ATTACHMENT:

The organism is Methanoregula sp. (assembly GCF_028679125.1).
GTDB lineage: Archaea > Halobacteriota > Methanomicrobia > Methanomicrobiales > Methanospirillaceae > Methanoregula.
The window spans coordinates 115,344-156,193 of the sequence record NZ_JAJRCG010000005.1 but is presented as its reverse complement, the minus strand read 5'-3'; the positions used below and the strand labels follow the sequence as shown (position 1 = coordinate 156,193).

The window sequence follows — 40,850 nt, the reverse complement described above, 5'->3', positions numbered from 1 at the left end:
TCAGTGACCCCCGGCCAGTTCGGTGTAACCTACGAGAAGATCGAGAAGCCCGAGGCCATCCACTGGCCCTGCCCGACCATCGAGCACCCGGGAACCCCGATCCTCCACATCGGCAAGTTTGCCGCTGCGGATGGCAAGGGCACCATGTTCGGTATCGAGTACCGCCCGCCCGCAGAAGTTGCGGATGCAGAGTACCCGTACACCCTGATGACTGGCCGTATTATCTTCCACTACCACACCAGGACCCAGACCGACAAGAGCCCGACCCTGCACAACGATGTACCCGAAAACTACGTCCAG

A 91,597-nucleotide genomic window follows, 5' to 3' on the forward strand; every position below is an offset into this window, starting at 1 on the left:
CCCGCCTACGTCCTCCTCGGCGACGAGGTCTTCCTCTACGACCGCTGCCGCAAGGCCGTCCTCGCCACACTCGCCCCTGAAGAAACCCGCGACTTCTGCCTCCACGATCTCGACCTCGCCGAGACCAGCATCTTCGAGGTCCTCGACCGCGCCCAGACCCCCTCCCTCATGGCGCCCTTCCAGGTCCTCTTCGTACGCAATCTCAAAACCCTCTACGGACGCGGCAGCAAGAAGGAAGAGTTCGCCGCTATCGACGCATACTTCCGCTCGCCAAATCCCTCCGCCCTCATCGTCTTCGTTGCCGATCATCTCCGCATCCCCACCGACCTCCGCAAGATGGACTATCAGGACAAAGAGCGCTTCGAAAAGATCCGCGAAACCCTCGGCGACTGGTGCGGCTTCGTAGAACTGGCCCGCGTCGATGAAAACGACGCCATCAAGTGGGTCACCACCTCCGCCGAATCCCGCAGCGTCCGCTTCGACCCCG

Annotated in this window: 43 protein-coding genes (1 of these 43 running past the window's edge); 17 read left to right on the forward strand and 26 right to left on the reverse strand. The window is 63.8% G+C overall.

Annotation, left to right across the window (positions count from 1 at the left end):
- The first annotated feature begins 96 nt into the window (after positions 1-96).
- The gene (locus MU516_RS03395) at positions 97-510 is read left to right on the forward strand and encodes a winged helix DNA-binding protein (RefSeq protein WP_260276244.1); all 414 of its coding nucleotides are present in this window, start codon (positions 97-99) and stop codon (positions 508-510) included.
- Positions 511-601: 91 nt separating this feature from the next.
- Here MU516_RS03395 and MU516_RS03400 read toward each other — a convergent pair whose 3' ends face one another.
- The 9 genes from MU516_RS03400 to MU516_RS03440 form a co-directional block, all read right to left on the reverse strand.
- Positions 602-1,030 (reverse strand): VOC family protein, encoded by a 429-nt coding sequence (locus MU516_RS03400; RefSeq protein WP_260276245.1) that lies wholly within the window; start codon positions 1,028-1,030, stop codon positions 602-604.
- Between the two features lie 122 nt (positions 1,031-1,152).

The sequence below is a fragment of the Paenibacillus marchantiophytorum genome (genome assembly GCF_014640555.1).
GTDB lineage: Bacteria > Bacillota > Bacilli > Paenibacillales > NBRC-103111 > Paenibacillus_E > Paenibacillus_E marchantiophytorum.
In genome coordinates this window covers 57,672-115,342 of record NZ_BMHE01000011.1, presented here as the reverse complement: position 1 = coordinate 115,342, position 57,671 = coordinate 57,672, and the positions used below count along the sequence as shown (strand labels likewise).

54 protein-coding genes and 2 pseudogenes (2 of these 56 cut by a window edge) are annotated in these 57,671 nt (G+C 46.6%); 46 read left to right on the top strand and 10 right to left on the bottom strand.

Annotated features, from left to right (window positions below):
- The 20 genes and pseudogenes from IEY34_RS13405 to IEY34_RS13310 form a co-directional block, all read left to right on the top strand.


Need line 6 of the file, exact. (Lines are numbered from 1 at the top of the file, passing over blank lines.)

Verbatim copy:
A 91,597-nucleotide genomic window follows, 5' to 3' on the forward strand; every position below is an offset into this window, starting at 1 on the left: